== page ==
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Steve Braunias' World Cup Diary: day 17

Steve Braunias' World Cup Diary: day 17

WHAT’S ON TOMORROW AND WEDNESDAY

 

France vs Nigeria, Tuesday, 3.20am, Sky Sport 5

Everyone is already talking about a France vs Germany quarter-final on the eve of tomorrow’s two games featuring Europe vs the Thirdish World. Expect the expected; the World Cup is due a routine day.

France, collectively, are no great shakes, but they’re a solid no-great-shakes collective, one for all and all for Karim Benzema, their star striker, a big ox who is in form and more than capable of barging past the talented Nigerians, and consigning yet another African nation to the departure lounge.

But football is never just football. Nigeria’s exit will be another cause for misery and disappointment for a country driven mad by the extremists from Boko Harum. Nigerian writer Chika Unigwe, in the Guardian, sets the World Cup in context.

As for Uruguay, their exit is all about Suarez. President Jose Mujica appeared on a television debate in the weekend with none other than that paragon of reason and sagacity, Diego Maradona; both slammed FIFA for the ban on Suarez.

Mujica said it with more exuberance and even less reason than Maradona. Mujica’s speech, in part: “FIFA want to punish us because we are Uruguayans and we’re small… And they are also after this lad because he does not have a university degree, he doesn’t have a proper education. But he carries deep inside all that rebellion and pains from those who made their way up from down below.

The great genial players are born in the guts of the people… FIFA don’t have a clue what’s going on, and don’t have mercy on him.”

“Genial”?

Would Suarez have made much of a difference to the game against Colombia in the weekend? Yes. He’s Suarez. But Colombia were without their own great goalscorer, Falcao, through injury. That didn’t make any difference.

What a brilliant and exciting performance they gave, inspired by the amazing James Rodriguez, but also by Juan Cuadrado, who gave maybe the best exhibition of out and out dribbling at the World Cup. Arsenal want to buy him. Can they afford him?

 

Germany vs Algeria, Tuesday, 7.20am, Sky Sport 5

“There’s been lots of light, but also plenty of shadows,” German coach Joachim Low has said about his team’s performance at the World Cup. Thrashing a 10-man Portugal 4-0 was one thing; being held to a draw by Ghana was another.

There’s something not quite right about a team which looks so right on paper. They should at least dispatch the Algerians, and it would be nice to see another goal by Miroslav Klose, making him the highest goalscorer in the tournament’s history. What a strange player. He never seems to do anything except score goals. Football’s greatest somnambulist – he sleeps 11 hours every night – only awakes near the net.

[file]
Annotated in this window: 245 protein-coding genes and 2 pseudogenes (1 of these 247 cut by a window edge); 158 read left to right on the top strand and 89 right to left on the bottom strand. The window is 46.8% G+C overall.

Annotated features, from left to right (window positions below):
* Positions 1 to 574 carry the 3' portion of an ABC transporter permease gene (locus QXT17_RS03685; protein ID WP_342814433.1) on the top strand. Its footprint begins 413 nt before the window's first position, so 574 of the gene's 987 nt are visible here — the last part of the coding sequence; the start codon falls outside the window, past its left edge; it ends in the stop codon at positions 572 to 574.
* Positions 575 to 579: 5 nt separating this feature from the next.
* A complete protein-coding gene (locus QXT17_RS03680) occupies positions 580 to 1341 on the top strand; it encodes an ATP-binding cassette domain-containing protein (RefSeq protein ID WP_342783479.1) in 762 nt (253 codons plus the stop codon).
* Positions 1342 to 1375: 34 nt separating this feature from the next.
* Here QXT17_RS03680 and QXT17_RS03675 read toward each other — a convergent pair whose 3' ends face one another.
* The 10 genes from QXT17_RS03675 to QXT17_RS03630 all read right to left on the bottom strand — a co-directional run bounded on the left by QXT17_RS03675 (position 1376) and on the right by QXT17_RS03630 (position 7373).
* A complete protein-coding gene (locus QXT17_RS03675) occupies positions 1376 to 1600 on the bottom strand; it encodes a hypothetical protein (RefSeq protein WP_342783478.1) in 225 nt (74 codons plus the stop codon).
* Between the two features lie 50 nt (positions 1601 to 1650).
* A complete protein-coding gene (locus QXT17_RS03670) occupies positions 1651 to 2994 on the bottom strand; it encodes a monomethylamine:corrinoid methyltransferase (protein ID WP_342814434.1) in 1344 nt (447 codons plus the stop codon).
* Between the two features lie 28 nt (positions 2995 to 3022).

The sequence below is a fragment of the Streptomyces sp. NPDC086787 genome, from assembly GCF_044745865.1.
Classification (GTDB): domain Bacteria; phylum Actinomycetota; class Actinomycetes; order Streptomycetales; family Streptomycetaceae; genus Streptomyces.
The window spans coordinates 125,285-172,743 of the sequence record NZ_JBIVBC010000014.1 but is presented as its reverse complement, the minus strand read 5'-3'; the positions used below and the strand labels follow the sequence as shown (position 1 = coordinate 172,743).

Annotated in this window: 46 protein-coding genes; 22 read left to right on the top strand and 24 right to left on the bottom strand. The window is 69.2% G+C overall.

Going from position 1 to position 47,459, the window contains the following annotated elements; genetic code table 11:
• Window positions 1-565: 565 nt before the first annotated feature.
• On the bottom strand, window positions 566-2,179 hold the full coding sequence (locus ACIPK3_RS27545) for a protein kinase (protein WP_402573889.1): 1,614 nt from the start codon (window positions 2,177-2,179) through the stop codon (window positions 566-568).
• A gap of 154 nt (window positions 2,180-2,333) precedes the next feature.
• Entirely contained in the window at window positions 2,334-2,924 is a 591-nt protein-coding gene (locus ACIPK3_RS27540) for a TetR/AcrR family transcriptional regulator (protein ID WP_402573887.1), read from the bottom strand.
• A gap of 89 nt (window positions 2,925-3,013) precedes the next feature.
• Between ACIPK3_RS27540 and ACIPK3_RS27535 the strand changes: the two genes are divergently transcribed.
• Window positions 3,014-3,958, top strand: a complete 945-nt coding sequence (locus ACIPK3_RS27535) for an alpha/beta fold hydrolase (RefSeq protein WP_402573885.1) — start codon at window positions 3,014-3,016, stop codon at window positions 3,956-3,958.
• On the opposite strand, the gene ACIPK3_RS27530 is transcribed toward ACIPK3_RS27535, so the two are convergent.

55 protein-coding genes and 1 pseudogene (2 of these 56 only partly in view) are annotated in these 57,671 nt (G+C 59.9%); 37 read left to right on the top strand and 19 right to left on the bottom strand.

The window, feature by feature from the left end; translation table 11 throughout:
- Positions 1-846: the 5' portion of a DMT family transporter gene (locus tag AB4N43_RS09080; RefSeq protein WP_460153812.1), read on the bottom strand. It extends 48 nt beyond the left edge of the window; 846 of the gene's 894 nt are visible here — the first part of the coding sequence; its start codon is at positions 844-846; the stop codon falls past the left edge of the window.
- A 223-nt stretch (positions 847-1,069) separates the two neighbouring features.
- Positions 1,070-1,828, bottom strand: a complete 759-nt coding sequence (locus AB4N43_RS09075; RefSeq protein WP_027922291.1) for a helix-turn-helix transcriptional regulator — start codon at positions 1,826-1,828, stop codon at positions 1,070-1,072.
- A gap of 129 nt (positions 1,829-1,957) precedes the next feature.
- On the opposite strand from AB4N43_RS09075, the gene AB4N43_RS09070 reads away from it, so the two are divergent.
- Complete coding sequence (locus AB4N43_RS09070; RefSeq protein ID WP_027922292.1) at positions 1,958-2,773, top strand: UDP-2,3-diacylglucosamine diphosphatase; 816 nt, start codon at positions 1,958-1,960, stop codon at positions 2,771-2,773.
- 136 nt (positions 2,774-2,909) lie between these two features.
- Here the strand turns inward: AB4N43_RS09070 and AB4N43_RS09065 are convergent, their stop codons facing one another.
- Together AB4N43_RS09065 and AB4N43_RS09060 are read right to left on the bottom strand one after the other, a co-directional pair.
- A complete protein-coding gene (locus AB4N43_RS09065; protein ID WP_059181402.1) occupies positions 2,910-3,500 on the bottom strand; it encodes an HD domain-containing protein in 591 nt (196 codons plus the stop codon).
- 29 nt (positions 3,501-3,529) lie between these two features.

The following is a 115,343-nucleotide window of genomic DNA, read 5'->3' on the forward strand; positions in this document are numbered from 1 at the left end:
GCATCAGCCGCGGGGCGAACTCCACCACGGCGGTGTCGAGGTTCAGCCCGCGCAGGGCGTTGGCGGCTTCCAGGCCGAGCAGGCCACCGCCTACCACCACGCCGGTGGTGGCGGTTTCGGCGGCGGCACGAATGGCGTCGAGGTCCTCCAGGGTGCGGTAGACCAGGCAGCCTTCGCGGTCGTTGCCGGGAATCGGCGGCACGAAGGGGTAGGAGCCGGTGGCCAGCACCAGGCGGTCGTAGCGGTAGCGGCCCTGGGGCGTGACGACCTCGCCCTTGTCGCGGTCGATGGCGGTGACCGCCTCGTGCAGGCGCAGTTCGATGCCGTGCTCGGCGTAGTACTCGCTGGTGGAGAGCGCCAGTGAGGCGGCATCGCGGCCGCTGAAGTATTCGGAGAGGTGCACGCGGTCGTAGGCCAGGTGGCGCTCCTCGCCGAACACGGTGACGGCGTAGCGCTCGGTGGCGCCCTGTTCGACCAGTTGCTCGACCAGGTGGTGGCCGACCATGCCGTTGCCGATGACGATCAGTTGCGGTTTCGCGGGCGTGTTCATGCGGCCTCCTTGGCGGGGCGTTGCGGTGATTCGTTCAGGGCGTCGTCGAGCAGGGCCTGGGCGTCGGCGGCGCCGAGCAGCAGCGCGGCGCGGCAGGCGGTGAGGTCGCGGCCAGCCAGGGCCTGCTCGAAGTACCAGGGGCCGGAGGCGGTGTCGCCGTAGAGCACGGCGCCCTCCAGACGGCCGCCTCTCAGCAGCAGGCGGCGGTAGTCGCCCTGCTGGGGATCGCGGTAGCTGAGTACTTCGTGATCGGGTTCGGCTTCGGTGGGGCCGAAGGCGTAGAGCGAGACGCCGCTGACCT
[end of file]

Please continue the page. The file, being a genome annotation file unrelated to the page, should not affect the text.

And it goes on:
Holland, too, are a team of light and murk. They were poor against Mexico. The heat got to van Persie, and he had to leave the pitch; Robben just kept on going, and so did Dirk Kuyt, that industrious veteran who was all over the field. The two of them were crucial as Holland drew level and won the game 2-1 in the dying minutes.

But it was a fairly average game of football. That was true of all the round-16 games. The World Cup is slowing down; the afternoon kick-offs are murder; the “cooling breaks” are quite possibly a matter of life or death for the players, but a nuisance to have to tolerate at home.

 

Belgium vs USA, Wednesday, 7.20am, Sky Sport 5

This is the game most likely to go to penalties, and most likely be a bore to watch up until then – like this morning’s Costa Rica-Greece game.

But three cheers and more for the Costa Ricans, who are so easy to love. There they are, unknowns, led by two English Premier League flops (Joel Campbell of Arsenal, Bryan Luiz of Fulham), playing swift counter-attack football, who have beaten Uruguay and Italy – I was only joking when I wrote two weeks ago of England: “They have the potential to seriously embarrass Costa Rica, and snatch a draw.” It came to pass.

 

Argentina vs Switzerland, Wednesday, 3.20am, Sky Sport 5

Switzerland have had 500 years of democracy and peace, Argentina have Messi.

The Swiss will roll over; Argentina’s quarter-final opponents will be either Belgium or USA, which isn’t saying anything; Argentina’s semi-final opponents should be either France or Germany, which is saying something but probably not enough; in the final, they will most likely play either Holland or Brazil.

Brazil, plainly, embarrassingly, were pants against Chile. They were saved by the post and by their incredible home support, who howled at the Chileans at the penalty shoot-out; the best they could offer was the strong running of the credible Hulk, and the ingenious but restrained contributions of the hobbling Neymar, who got kicked in the air after five minutes.

In short, Argentina will win the 2014 World Cup.

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